Image 'Te Whiti's bank, Parihaka', c1887

TLF ID R5112

This is a black-and-white photograph from Parihaka, Taranaki taken around 1887. Traditional Mäori whare or houses surround a bank built in European-style architecture, using painted, sawn timber and with foundations, a cross gable tiled roof with finials, and a covered balcony with a balustrade at the front. A man is leaning next to the bank and another person sits cross-legged nearby. A short ladder is on the ground in front of the balcony. Another man with a white beard and walking stick is walking away from the bank. The photograph is the work of the Burton Brothers and measures 16.5 cm x 21.5 cm.



Educational details

Educational value
  • This asset highlights the important 19th-century settlement of Parihaka - from the late 1870s, the central Taranaki area on the west coast of New Zealand's North Island became the centre of Mäori opposition to the confiscation (raupatu) of Mäori land; in the aftermath of the New Zealand Wars of the 1860s, the government passed laws allowing it to confiscate land from Mäori tribes deemed to be in rebellion against the British Crown; these laws covered land in the area occupied by Parihaka; Te Whiti-o-Rongomai and Tohu Käkahi, spiritual and political leaders at Parihaka, advocated and promoted non-violent opposition to the government's policy of making the confiscated land available for European settlement.
  • It shows a settlement that the European-dominated government deemed to be a threat - the local MP and Native Minister John Bryce called Parihaka 'that headquarters of fanaticism and disaffection'; Parihaka was invaded by 1,600 members of the Armed Constabulary and volunteers in November 1881; during the invasion, Parihaka inhabitants were forcibly removed, buildings and crops destroyed, and other atrocities were committed, including the rape of Mäori women and the detention without trial of Te Whiti-o-Rongomai and Tohu Käkahi.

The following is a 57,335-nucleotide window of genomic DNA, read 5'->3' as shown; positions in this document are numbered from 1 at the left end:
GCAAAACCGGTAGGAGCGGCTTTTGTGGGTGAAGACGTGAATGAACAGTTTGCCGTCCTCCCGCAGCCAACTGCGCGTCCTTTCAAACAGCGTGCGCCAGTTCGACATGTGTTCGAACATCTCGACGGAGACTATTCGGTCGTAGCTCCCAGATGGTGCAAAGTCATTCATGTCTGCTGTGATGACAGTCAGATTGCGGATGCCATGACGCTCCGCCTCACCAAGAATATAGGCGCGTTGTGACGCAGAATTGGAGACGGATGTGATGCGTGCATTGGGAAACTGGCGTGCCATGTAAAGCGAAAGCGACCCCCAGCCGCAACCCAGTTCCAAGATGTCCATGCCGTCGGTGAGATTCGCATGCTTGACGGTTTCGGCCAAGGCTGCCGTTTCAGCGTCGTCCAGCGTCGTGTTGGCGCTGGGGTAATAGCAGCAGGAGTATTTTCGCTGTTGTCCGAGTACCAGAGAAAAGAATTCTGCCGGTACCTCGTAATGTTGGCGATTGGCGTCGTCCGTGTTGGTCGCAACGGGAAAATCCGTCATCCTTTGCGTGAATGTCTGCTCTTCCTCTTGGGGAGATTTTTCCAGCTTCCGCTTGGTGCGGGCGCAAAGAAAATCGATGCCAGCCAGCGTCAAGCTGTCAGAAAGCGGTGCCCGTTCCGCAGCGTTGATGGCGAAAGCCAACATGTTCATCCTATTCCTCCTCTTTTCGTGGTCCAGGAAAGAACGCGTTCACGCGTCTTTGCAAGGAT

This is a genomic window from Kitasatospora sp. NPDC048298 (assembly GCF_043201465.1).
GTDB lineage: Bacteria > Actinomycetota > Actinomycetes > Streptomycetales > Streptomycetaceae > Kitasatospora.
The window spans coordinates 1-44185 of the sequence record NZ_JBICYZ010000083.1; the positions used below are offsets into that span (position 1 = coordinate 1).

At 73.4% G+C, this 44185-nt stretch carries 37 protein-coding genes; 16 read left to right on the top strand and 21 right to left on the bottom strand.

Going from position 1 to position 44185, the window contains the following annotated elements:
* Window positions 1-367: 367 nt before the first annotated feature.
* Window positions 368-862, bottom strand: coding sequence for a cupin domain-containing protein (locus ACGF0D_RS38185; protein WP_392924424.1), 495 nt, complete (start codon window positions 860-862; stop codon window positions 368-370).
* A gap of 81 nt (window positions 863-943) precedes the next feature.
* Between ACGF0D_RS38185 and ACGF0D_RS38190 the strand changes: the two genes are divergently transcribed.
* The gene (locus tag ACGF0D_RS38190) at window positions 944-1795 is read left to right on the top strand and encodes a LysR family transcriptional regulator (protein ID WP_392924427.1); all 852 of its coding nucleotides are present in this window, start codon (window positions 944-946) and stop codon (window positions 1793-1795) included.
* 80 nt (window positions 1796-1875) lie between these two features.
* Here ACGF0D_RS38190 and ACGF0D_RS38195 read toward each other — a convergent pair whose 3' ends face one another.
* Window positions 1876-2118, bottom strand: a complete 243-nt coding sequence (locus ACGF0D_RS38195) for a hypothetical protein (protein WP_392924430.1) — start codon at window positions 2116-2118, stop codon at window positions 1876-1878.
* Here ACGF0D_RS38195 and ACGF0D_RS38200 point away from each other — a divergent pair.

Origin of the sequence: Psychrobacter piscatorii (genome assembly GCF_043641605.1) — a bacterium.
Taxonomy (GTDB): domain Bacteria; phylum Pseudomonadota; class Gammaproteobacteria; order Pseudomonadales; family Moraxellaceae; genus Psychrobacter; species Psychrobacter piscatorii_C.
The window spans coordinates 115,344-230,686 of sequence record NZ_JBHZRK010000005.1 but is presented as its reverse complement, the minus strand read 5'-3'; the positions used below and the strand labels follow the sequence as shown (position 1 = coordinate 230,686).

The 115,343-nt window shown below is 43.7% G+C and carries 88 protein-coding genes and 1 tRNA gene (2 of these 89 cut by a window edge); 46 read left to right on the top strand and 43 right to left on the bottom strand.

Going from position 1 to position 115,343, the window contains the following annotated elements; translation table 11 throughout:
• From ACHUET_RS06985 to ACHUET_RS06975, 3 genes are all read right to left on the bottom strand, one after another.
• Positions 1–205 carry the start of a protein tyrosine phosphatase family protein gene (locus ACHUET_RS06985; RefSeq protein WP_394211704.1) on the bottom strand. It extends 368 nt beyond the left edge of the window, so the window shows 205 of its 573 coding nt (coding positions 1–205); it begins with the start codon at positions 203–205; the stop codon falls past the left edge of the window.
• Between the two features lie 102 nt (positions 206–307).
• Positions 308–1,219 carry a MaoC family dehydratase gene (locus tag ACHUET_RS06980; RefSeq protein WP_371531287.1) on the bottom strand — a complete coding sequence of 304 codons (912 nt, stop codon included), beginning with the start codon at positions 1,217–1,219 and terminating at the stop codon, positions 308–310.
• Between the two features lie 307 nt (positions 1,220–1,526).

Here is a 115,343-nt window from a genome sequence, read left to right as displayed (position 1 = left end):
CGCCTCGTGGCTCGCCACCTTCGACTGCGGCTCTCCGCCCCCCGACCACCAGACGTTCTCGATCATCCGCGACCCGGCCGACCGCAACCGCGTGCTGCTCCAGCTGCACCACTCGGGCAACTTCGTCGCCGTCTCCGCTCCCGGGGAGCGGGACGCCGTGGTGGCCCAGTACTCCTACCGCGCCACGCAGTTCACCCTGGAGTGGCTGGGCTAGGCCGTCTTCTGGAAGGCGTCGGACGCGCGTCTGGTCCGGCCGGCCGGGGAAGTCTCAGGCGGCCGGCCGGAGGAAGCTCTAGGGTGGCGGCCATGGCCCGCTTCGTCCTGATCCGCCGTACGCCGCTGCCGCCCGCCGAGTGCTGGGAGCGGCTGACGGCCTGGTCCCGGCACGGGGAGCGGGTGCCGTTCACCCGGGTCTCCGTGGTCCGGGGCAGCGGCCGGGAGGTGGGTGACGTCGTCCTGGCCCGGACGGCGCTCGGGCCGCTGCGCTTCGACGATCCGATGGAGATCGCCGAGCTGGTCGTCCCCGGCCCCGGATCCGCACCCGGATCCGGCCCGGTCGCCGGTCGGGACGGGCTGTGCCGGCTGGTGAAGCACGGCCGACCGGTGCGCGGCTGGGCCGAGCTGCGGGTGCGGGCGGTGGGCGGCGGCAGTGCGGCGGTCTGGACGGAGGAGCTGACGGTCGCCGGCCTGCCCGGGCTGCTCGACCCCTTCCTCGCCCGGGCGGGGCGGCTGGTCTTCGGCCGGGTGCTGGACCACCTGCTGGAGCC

• It reveals, in the buildings and their functions, a form of 19th-century Mäori leadership - in the wake of colonisation, traditional beliefs and practices were combined with selected aspects of introduced European ideas deemed beneficial to Mäori; this included undertakings such as a post office, schools and a bank, which were all aimed at making the inhabitants of Parihaka self-sufficient.
  • It provides a visual record of the settlement - Parihaka and its history has an enduring place in New Zealand society and culture; this has been explored in many artworks from the late 20th century by some of New Zealand's foremost artists, as well as providing inspiration for music and the basis for significant history books including Dick Scott's 'Ask that mountain' (1975) and Hazel Riseborough's 'Days of darkness' (1989), which have introduced new generations to the Parihaka story.
  • It is an example of the important work of brothers Walter and Alfred Burton, who established a photographic business in Dunedin in 1868 - they initially took photographs of the early development of that city before embarking upon an extensive record of the scenery and settlement of New Zealand, amassing the largest and broadest collection of 19th-century images of New Zealand; the record of their prodigious output is now held in the collection of the Museum of New Zealand Te Papa Tongarewa, Wellington.
  • It highlights the work of Burton Brothers from the late 1870s, which concentrated on the North Island - although the partnership is widely credited as Burton Brothers, the majority of images were taken by Alfred Burton (1834-1914) or their employed photographers and the partnership was dissolved in 1876; in the late 1870s Alfred Burton journeyed up the Whanganui River into the King Country where a collection of 155 images were taken of the surrounding landscape and people; this formed the series 'The Mäori at home', considered groundbreaking in its documentary portrayal of the day-to-day conditions in which the Mäori tribes lived.

Other details

Contributors
  • Content provider
  • Copyright holder
  • Organisation: Museum of New Zealand Te Papa Tongarewa
  • Remarks: Reproduced courtesy of the Museum of New Zealand Te Papa Tongarewa
  • Author
  • Organisation: Burton Brothers
  • Remarks: photographer
  • Publisher
  • Date of contribution: 03 Sep 2013
  • Organisation: Education Services Australia
  • Address: Melbourne VIC 3000 Australia
  • URL: http://www.esa.edu.au
Access profile
  • Colour independence
  • Device independence
  • Hearing independence
Learning resource type
  • Image
Browsers
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Rights
  • © Education Services Australia Ltd and Museum of New Zealand Te Papa Tongarewa, 2013, except where indicated under Acknowledgements